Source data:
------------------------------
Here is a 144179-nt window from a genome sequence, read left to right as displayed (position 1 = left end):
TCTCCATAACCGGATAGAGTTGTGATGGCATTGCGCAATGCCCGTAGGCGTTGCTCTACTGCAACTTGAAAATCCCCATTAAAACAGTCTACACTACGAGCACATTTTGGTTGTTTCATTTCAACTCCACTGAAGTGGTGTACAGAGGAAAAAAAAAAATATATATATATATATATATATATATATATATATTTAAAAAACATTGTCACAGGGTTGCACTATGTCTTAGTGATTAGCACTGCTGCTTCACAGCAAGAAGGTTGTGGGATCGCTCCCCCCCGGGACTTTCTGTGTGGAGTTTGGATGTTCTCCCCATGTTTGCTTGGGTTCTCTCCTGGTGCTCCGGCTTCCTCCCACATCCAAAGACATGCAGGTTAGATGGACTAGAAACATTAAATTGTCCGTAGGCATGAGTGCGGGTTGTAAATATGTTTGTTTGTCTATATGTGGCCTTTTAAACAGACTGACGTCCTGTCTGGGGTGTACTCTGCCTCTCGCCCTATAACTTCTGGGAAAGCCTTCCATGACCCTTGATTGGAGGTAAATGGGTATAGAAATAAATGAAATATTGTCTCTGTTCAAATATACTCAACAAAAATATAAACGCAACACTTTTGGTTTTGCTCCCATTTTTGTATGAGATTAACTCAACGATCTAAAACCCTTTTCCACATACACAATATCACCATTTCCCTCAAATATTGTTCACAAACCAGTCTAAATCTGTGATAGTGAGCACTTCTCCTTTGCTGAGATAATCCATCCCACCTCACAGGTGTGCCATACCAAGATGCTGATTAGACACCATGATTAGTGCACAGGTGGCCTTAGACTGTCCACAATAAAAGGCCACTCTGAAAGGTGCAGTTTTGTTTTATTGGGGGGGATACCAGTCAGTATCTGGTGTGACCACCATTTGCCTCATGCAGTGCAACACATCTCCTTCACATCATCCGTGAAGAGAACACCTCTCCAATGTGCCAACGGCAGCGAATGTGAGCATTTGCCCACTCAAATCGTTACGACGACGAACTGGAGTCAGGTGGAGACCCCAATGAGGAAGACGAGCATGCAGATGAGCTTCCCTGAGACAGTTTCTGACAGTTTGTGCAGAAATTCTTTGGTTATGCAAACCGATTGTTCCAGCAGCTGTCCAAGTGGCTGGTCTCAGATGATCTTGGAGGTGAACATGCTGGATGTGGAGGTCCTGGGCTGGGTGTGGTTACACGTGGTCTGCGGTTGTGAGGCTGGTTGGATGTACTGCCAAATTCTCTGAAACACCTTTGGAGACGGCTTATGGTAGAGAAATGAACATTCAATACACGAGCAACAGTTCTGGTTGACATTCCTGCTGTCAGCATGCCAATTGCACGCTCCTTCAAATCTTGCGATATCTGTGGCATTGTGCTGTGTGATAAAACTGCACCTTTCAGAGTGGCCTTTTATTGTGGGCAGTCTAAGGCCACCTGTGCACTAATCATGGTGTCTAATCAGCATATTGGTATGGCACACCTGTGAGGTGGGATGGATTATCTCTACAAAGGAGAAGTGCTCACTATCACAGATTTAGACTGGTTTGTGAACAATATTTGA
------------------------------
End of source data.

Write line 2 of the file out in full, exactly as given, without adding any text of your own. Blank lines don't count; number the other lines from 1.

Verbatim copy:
TCTCCATAACCGGATAGAGTTGTGATGGCATTGCGCAATGCCCGTAGGCGTTGCTCTACTGCAACTTGAAAATCCCCATTAAAACAGTCTACACTACGAGCACATTTTGGTTGTTTCATTTCAACTCCACTGAAGTGGTGTACAGAGGAAAAAAAAAAATATATATATATATATATATATATATATATATATTTAAAAAACATTGTCACAGGGTTGCACTATGTCTTAGTGATTAGCACTGCTGCTTCACAGCAAGAAGGTTGTGGGATCGCTCCCCCCCGGGACTTTCTGTGTGGAGTTTGGATGTTCTCCCCATGTTTGCTTGGGTTCTCTCCTGGTGCTCCGGCTTCCTCCCACATCCAAAGACATGCAGGTTAGATGGACTAGAAACATTAAATTGTCCGTAGGCATGAGTGCGGGTTGTAAATATGTTTGTTTGTCTATATGTGGCCTTTTAAACAGACTGACGTCCTGTCTGGGGTGTACTCTGCCTCTCGCCCTATAACTTCTGGGAAAGCCTTCCATGACCCTTGATTGGAGGTAAATGGGTATAGAAATAAATGAAATATTGTCTCTGTTCAAATATACTCAACAAAAATATAAACGCAACACTTTTGGTTTTGCTCCCATTTTTGTATGAGATTAACTCAACGATCTAAAACCCTTTTCCACATACACAATATCACCATTTCCCTCAAATATTGTTCACAAACCAGTCTAAATCTGTGATAGTGAGCACTTCTCCTTTGCTGAGATAATCCATCCCACCTCACAGGTGTGCCATACCAAGATGCTGATTAGACACCATGATTAGTGCACAGGTGGCCTTAGACTGTCCACAATAAAAGGCCACTCTGAAAGGTGCAGTTTTGTTTTATTGGGGGGGATACCAGTCAGTATCTGGTGTGACCACCATTTGCCTCATGCAGTGCAACACATCTCCTTCACATCATCCGTGAAGAGAACACCTCTCCAATGTGCCAACGGCAGCGAATGTGAGCATTTGCCCACTCAAATCGTTACGACGACGAACTGGAGTCAGGTGGAGACCCCAATGAGGAAGACGAGCATGCAGATGAGCTTCCCTGAGACAGTTTCTGACAGTTTGTGCAGAAATTCTTTGGTTATGCAAACCGATTGTTCCAGCAGCTGTCCAAGTGGCTGGTCTCAGATGATCTTGGAGGTGAACATGCTGGATGTGGAGGTCCTGGGCTGGGTGTGGTTACACGTGGTCTGCGGTTGTGAGGCTGGTTGGATGTACTGCCAAATTCTCTGAAACACCTTTGGAGACGGCTTATGGTAGAGAAATGAACATTCAATACACGAGCAACAGTTCTGGTTGACATTCCTGCTGTCAGCATGCCAATTGCACGCTCCTTCAAATCTTGCGATATCTGTGGCATTGTGCTGTGTGATAAAACTGCACCTTTCAGAGTGGCCTTTTATTGTGGGCAGTCTAAGGCCACCTGTGCACTAATCATGGTGTCTAATCAGCATATTGGTATGGCACACCTGTGAGGTGGGATGGATTATCTCTACAAAGGAGAAGTGCTCACTATCACAGATTTAGACTGGTTTGTGAACAATATTTGA